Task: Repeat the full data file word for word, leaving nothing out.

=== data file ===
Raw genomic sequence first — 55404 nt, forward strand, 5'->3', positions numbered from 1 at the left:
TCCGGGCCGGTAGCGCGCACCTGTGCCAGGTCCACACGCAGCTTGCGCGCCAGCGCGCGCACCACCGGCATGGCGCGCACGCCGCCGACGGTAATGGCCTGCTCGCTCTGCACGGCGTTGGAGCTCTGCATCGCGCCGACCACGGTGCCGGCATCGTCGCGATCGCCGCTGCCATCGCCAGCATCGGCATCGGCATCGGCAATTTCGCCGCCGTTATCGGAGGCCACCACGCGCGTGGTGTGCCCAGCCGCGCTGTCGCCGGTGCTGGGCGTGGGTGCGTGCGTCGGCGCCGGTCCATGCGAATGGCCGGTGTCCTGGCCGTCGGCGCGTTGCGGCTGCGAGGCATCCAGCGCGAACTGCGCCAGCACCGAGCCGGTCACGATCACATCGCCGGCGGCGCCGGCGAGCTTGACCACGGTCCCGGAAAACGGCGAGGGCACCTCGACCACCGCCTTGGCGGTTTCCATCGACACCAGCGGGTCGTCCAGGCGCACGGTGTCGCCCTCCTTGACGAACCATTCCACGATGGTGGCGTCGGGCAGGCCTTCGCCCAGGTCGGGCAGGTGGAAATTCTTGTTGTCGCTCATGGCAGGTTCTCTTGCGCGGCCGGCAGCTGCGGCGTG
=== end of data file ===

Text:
Raw genomic sequence first — 55404 nt, forward strand, 5'->3', positions numbered from 1 at the left:
TCCGGGCCGGTAGCGCGCACCTGTGCCAGGTCCACACGCAGCTTGCGCGCCAGCGCGCGCACCACCGGCATGGCGCGCACGCCGCCGACGGTAATGGCCTGCTCGCTCTGCACGGCGTTGGAGCTCTGCATCGCGCCGACCACGGTGCCGGCATCGTCGCGATCGCCGCTGCCATCGCCAGCATCGGCATCGGCATCGGCAATTTCGCCGCCGTTATCGGAGGCCACCACGCGCGTGGTGTGCCCAGCCGCGCTGTCGCCGGTGCTGGGCGTGGGTGCGTGCGTCGGCGCCGGTCCATGCGAATGGCCGGTGTCCTGGCCGTCGGCGCGTTGCGGCTGCGAGGCATCCAGCGCGAACTGCGCCAGCACCGAGCCGGTCACGATCACATCGCCGGCGGCGCCGGCGAGCTTGACCACGGTCCCGGAAAACGGCGAGGGCACCTCGACCACCGCCTTGGCGGTTTCCATCGACACCAGCGGGTCGTCCAGGCGCACGGTGTCGCCCTCCTTGACGAACCATTCCACGATGGTGGCGTCGGGCAGGCCTTCGCCCAGGTCGGGCAGGTGGAAATTCTTGTTGTCGCTCATGGCAGGTTCTCTTGCGCGGCCGGCAGCTGCGGCGTG